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Just as a second filing may be treated as an initial motion when the first was not eligible for decision on the merits, so additional filings in the first collateral attack may be treated as "second or successive" petitions when the first has reached a final decision. Suppose a collateral attack has been fully adjudicated, a final judgment has been entered, and the time for appeal has expired. The prisoner then files a motion under Fed. R. Civ. P. 60(b) advancing new theories of relief. Such a maneuver is a transparent attempt to avoid the need for prior appellate approval of a second collateral attack, and we concluded in Burris v. Parke, 130 F.3d 782, 783 (7th Cir. 1997), that it must be seen for what it is and dismissed by the district judge. (Other courts of appeals, cited in Burris, had reached the same conclusion.) Likewise when a prisoner, having lost on appeal, advances novel arguments in support of a motion to recall the mandate. This, too, is just a new collateral attack by another name, and it is proper only if it meets the statutory criteria. Burris, 130 F.3d at 784. See also Calderon v. Thompson, 523 U.S. 538, 554 (1998). Section 2255 para.8 speaks of a second or successive "motion," and sec.2244(b) of a second or successive "application"; both a motion under Rule 60(b) and a motion to recall the mandate can fit this description--and must, if these statutes are to limit multiple efforts to obtain collateral review.


Having held that a motion or application in a case already on file can be a "second or successive motion" under the AEDPA, are we not then required to say that a motion to amend a petition before judgment is equally a second or successive motion (or application)? No, we're not, and here's why: a motion is caught by sec.2244(b) and sec.2255 para.8 only if it is second or successive to a proceeding that "counts" as the first. A petition that has reached final decision counts for this purpose. Thus a post-finality motion under Rule 60(b), or a post-finality request to recall the mandate, produces a second countable motion. But the AEDPA allows every prisoner one full opportunity to seek collateral review. Part of that opportunity--part of every civil case--is an entitlement to add or drop issues while the litigation proceeds. Rule 12 of the Rules Governing Section 2255 Proceedings for the United States District Courts says that when the special collateral-attack rules do not include a special provision for a circumstance, the court should be guided by the Rules of Civil and Criminal Procedure. Because the Rules Governing Section 2255 Proceedings for the United States District Courts do not deal with amendments to motions for collateral review, the district court should turn to Fed. R. Civ. P. 15(a). This rule provides that even after the defendant has filed an answer, and the plaintiff's absolute right to amend has lapsed, the court still should grant leave "freely . . . when justice so requires." No one supposes that an amendment to the complaint in pending civil litigation violates principles of claim preclusion (res judicata), even though an identical claim raised in a separate suit would be precluded. Just so with amendments and the AEDPA. A prisoner receives one complete round of litigation, which as in other civil suits includes the opportunity to amend a pleading before judgment.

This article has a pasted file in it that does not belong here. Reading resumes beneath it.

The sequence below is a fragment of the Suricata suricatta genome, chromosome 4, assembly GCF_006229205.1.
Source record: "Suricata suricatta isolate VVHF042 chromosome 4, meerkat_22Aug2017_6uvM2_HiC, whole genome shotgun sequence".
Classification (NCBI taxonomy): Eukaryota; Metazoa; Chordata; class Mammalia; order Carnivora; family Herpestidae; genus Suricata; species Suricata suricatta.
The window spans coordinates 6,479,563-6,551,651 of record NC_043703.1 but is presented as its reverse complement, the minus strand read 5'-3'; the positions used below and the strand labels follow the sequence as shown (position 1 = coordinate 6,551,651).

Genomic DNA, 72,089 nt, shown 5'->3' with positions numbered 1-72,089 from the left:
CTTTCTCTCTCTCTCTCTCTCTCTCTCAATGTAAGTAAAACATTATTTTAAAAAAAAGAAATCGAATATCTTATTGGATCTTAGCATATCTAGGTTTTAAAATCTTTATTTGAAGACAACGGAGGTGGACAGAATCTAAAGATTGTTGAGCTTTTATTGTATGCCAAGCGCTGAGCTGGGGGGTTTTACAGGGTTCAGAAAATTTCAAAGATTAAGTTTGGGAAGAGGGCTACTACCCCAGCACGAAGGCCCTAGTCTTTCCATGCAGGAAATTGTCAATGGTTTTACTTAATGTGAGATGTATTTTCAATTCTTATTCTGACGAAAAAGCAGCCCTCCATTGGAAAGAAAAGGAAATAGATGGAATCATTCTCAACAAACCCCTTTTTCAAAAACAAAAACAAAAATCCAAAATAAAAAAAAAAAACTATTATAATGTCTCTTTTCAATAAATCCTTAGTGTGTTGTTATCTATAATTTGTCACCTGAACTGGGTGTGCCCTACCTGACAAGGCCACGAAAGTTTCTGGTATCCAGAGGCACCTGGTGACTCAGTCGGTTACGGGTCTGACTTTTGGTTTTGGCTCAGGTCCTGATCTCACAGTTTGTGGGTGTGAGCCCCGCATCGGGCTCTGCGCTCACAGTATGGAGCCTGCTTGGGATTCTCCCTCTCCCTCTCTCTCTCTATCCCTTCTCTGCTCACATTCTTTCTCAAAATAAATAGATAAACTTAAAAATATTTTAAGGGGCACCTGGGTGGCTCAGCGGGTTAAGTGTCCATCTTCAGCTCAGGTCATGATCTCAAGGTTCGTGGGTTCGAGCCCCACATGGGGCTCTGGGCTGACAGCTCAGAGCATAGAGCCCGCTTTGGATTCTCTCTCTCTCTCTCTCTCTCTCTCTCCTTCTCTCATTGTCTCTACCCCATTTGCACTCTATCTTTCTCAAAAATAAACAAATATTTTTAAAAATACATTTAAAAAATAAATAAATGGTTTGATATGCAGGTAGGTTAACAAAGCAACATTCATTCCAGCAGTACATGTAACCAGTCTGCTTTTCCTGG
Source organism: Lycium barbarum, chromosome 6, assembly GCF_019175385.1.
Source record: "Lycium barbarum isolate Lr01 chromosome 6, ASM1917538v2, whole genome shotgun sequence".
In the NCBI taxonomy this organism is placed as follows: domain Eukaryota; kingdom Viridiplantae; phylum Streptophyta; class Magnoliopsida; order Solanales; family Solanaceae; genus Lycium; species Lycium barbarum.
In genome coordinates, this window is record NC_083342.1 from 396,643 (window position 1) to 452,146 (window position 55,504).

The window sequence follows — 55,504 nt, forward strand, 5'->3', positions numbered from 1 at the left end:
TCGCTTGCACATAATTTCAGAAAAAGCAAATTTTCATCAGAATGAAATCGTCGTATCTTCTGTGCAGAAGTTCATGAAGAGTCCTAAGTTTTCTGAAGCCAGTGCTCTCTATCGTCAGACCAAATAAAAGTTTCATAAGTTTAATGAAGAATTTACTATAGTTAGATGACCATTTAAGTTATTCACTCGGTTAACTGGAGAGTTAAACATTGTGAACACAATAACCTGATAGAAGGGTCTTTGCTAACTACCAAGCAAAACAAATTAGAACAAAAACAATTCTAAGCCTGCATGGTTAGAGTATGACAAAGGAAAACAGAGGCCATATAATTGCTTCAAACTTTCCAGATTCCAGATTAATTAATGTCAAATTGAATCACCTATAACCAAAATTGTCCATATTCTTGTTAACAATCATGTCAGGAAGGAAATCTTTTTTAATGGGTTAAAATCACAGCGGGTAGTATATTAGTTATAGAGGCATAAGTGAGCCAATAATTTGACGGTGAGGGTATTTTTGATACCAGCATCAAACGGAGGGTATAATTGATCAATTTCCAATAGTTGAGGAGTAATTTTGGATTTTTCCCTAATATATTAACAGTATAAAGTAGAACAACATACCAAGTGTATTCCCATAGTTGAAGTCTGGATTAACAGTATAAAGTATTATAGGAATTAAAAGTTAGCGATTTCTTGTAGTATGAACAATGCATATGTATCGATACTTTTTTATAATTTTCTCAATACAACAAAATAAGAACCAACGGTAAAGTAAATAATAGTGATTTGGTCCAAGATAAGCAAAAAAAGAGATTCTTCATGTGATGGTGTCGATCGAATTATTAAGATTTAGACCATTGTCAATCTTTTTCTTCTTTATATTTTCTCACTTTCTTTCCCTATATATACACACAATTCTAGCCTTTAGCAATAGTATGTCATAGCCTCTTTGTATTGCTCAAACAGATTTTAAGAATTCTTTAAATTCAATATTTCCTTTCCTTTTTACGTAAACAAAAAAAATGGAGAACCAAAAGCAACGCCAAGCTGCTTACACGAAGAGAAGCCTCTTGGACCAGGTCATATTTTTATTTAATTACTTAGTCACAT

The district judge should have considered Johnson's proposed amendments without regard to sec.2255 para.8. This is not to say that the judge is required to permit the amendments. The case was well along when Johnson attempted to add issues, and delay is a standard reason for denying leave to amend the pleadings in civil litigation. Moreover, Johnson filed the proposed amendments on his own behalf, even though he was represented by counsel. A district court is entitled to insist that a represented party file papers only through counsel. Johnson had indicated dissatisfaction with his lawyer but had not dismissed him; the court could have elected to ignore Johnson's filings while the representation endured. Several of Johnson's filings were hard to fathom, which might have been an independent reason for denying leave. But the district judge took none of these paths, and Johnson's filings are clear enough for us to discern at least one serious claim in them (serious, that is, if true): that he asked his lawyer to appeal from the initial judgment and sentence, but that the lawyer refused to do so. Such an omission is ineffective assistance of counsel. Castellanos v. United States, 26 F.3d 717 (7th Cir. 1994). The prosecutor contends that Johnson is not telling the truth, but we are in no position to determine what happened.


The judgment of the district court is vacated, and the case is remanded for further proceedings consistent with this opinion.